So George doesn't know Jack? How then to explain the emails between Abramoff and Washingtonian editor Kim Eisler, published today by Think Progress?
First, Abramoff explains his decision not to travel to Bush's Crawford ranch after he received an invite in 2003:
NO, IT WAS THAT I WOULD HAVE HAD TO TRAVEL ON SATURDAY (SHABBOS). YES, I WAS INVITED, DURING THE 2004 CAMPAIGN. IT WAS SATURDAY AUGUST 9, 2003 AT THE RANCH IN CRAWFORD.
Second, Abramoff describes nearly a dozen meetings with Bush:
HE HAS ONE OF THE BEST MEMORIES OF ANY POLITICIAN I HAVE EVER MET. IT WAS ONE IF [sic] HIS TRADEMARKS, THOUGH OF COURSE HE CAN'T RECALL THAT HE HAS A GREAT MEMORY! THE GUY SAW ME IN ALMOST A DOZEN SETTINGS, AND JOKED WITH ME ABOUT A BUNCH OF THINGS, INCLUDING DETAILS OF MY KIDS. PERHAPS HE HAS FORGOTTEN EVERYTHING. WHO KNOWS.
I guess the scandal's moved beyond Chanukah parties. Let's see Scotty spin this.
Those critics who systematically caricature the Democratic Party as "soft on defense" should've headed down to the National Mall in Washington on this brisk Wednesday morning. Against the backdrop of the US Capitol, 40 of the 55 veterans running as Democrats for Congress in 2006 assembled "to take the flag out of the hands of Karl Rove and his political assasins," said Eric Massa, a 24-year Navy Officer vying for a seat in upstate New York.
These "Band of Brothers," including nine Iraq veterans, saluted their country but implored the need for a "change of course" on the war, Congressional corruption, VA health care and basic bread-and-butter issues.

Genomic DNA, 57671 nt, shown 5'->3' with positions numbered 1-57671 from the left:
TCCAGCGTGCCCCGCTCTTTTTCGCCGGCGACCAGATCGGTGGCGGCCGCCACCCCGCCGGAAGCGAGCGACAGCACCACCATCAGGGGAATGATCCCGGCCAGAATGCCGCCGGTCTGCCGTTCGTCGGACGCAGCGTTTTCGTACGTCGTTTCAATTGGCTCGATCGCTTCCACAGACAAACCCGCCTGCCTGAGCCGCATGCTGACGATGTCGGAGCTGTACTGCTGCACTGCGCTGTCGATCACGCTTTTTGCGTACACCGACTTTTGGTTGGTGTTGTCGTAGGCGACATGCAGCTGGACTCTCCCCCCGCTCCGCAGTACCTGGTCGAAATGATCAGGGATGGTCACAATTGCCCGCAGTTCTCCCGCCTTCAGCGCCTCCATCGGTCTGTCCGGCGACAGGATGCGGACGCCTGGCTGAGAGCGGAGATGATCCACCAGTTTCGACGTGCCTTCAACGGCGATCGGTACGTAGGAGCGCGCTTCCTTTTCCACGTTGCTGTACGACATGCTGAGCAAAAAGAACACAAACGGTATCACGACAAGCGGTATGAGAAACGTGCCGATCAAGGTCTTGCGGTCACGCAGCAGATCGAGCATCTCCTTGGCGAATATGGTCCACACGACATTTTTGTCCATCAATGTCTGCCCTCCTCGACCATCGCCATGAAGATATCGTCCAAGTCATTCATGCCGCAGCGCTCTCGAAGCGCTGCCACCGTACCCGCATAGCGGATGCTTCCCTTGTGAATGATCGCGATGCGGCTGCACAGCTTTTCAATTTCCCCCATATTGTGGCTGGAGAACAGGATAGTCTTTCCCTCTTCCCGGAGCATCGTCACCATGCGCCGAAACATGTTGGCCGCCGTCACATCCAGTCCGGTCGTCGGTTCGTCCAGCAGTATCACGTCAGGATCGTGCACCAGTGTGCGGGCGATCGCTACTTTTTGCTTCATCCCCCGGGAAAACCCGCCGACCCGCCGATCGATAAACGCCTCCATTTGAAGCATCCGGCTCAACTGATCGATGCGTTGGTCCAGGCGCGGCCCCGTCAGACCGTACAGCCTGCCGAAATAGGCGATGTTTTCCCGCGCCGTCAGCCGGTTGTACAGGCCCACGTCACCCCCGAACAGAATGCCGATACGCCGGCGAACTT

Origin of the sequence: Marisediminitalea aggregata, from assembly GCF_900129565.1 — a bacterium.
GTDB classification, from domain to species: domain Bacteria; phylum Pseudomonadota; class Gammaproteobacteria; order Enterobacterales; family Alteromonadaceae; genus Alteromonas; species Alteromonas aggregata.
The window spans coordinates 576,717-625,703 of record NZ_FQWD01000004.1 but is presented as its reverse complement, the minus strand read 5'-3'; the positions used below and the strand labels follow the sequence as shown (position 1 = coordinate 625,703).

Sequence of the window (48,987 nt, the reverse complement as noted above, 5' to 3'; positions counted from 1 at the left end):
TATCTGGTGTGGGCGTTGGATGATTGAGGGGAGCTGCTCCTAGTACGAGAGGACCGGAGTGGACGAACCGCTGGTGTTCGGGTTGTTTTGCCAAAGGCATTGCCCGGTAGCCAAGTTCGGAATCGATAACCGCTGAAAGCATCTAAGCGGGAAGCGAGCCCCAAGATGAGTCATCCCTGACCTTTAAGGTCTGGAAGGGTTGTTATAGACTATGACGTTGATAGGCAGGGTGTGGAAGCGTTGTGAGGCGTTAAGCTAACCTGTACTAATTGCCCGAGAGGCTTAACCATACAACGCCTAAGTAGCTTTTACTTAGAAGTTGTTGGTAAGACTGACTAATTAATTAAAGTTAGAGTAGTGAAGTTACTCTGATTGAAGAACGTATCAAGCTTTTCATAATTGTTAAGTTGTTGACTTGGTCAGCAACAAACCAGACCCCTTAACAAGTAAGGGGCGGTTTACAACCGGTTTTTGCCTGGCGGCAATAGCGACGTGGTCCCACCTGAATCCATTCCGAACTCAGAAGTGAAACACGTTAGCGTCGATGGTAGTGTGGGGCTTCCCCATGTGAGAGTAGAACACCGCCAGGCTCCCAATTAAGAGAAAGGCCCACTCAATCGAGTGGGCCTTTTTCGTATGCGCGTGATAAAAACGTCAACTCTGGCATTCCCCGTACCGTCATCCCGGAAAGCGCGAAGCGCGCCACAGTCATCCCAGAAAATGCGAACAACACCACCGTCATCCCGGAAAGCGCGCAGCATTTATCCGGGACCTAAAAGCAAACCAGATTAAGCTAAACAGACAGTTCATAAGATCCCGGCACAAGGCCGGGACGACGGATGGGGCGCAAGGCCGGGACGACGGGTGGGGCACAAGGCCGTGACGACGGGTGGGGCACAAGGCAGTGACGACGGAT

The Fighting Dems include:
** Bill Winter, a 10-year Marine Corps and Navy vet who's running against the vile immigrant-basher Rep. Tom Tancredo in suburban Denver, Colorado.
** Jim Nelson, a self-described "military veteran, Methodist minister and moderate Democrat" who's seeking the Georgia seat of Rep. Jack Kingston, one of Tom DeLay's closest allies in the House.
** Joe Sulzer, a Vietnam vet and mayor of Chillicothe, Ohio, who wants to oust the soon-to-be-indicted Rep. Bob Ney.
** Mishonda Baldwin, a Desert Storm vet who's trying to become the first African-American woman elected to the House from Maryland.
GOP attack dogs may have been able to swift boat the hapless John Kerry. Let them try and do it to over fifty vets. As Tim Dunn, an Iraq war vet from Fayetteville, North Carolina, put it: "It's time to take the Hill."
In case you weren't paying attention, since yesterday there's been a very public war of words between the Senate's two most hyped members, Barack Obama and John McCain, over lobbying reform.
2. As Josh Marshall noted today, it was McCain who assured anxious Republicans that his Indian Affairs Committee investigation of Jack Abramoff wouldn't touch any prominent elected officials in his own party, including Tom DeLay.
3. McCain's a political opportunist. He only became a "reformer" after he was implicated in the Senate's Keating Five scandal. And as my profile of him last November made clear, there's no greater opportunity than the Presidency in '08. Which helps explain why he's acting like such an ass.